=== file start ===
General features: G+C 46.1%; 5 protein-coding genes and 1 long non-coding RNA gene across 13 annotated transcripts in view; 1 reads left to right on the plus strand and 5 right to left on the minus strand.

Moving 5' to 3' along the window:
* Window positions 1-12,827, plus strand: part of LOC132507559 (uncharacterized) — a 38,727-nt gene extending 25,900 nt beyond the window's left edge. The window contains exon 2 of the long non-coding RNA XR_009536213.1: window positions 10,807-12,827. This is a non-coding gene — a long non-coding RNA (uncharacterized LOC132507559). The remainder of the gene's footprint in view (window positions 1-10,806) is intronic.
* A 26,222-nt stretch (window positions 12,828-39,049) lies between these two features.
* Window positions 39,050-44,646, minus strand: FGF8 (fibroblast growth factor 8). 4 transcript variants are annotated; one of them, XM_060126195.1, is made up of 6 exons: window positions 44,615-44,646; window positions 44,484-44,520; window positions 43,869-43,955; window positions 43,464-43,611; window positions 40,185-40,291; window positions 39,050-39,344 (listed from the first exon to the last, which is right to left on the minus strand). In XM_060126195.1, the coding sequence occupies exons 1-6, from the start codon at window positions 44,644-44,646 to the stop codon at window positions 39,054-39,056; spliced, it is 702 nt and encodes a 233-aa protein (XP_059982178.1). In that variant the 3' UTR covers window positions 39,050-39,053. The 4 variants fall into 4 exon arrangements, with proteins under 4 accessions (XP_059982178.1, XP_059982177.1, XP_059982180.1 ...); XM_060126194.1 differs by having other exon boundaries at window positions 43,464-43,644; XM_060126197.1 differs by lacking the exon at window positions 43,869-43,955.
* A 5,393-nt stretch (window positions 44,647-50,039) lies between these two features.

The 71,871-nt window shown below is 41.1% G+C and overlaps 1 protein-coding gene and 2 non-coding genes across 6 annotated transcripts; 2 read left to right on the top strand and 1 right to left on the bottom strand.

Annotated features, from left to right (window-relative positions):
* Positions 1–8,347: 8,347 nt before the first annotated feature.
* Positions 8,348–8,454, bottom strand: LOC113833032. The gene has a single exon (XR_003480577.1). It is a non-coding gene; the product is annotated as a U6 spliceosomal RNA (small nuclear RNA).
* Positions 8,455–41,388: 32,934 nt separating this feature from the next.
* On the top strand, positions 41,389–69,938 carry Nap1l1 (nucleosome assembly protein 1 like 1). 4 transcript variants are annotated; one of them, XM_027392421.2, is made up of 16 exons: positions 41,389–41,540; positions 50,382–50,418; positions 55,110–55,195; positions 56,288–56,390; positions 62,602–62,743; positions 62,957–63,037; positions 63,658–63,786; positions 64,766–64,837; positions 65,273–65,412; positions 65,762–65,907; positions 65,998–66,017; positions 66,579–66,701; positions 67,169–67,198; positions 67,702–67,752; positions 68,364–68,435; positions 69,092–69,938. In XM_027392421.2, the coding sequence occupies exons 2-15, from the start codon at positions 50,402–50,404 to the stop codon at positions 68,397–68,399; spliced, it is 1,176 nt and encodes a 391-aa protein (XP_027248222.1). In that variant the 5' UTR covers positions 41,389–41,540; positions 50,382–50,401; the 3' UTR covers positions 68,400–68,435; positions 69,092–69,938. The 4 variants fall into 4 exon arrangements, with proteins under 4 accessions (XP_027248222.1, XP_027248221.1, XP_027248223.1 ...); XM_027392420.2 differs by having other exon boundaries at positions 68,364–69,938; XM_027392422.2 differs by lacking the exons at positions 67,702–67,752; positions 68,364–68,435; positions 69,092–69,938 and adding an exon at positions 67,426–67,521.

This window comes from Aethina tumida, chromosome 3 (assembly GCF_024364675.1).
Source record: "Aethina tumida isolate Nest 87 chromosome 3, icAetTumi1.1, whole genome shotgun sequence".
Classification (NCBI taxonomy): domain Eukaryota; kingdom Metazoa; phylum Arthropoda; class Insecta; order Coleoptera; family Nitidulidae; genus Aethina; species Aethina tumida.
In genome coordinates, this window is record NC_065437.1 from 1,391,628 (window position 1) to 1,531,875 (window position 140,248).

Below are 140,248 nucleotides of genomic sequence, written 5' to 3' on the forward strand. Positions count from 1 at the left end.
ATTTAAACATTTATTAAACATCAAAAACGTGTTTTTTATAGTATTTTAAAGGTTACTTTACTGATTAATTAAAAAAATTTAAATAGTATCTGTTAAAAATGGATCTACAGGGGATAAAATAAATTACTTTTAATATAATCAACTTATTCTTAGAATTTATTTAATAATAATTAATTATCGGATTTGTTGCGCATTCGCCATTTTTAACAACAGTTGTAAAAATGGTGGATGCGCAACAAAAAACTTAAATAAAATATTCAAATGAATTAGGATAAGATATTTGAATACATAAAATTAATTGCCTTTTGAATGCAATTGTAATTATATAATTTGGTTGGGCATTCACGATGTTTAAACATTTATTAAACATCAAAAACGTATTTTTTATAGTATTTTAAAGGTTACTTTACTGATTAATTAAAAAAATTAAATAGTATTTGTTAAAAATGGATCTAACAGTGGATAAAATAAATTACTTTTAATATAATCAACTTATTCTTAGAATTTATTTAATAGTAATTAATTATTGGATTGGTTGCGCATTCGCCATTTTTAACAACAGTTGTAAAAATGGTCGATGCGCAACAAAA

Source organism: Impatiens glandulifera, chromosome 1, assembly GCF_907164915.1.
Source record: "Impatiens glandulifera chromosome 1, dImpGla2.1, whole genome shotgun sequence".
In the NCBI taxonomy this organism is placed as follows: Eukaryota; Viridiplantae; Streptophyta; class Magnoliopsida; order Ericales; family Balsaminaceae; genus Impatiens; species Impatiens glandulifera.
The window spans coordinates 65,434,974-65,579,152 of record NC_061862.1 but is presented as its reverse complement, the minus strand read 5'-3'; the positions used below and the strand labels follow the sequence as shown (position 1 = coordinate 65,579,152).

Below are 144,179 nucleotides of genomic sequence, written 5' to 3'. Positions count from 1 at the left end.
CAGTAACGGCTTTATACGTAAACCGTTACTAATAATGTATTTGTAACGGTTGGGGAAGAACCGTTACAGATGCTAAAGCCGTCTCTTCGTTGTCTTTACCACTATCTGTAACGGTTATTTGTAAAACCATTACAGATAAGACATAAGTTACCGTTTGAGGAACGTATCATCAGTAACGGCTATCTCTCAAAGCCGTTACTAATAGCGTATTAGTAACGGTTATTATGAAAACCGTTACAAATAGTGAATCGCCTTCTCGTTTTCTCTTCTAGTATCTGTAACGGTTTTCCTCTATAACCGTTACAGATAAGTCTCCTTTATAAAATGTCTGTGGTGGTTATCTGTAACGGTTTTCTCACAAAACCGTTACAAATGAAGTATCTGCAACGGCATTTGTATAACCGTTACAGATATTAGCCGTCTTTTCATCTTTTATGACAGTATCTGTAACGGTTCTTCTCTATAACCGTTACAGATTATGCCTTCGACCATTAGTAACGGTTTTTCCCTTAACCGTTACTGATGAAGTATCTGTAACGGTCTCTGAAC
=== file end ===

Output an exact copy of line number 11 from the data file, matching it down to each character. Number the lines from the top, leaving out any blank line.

* Positions 8,455–41,388: 32,934 nt separating this feature from the next.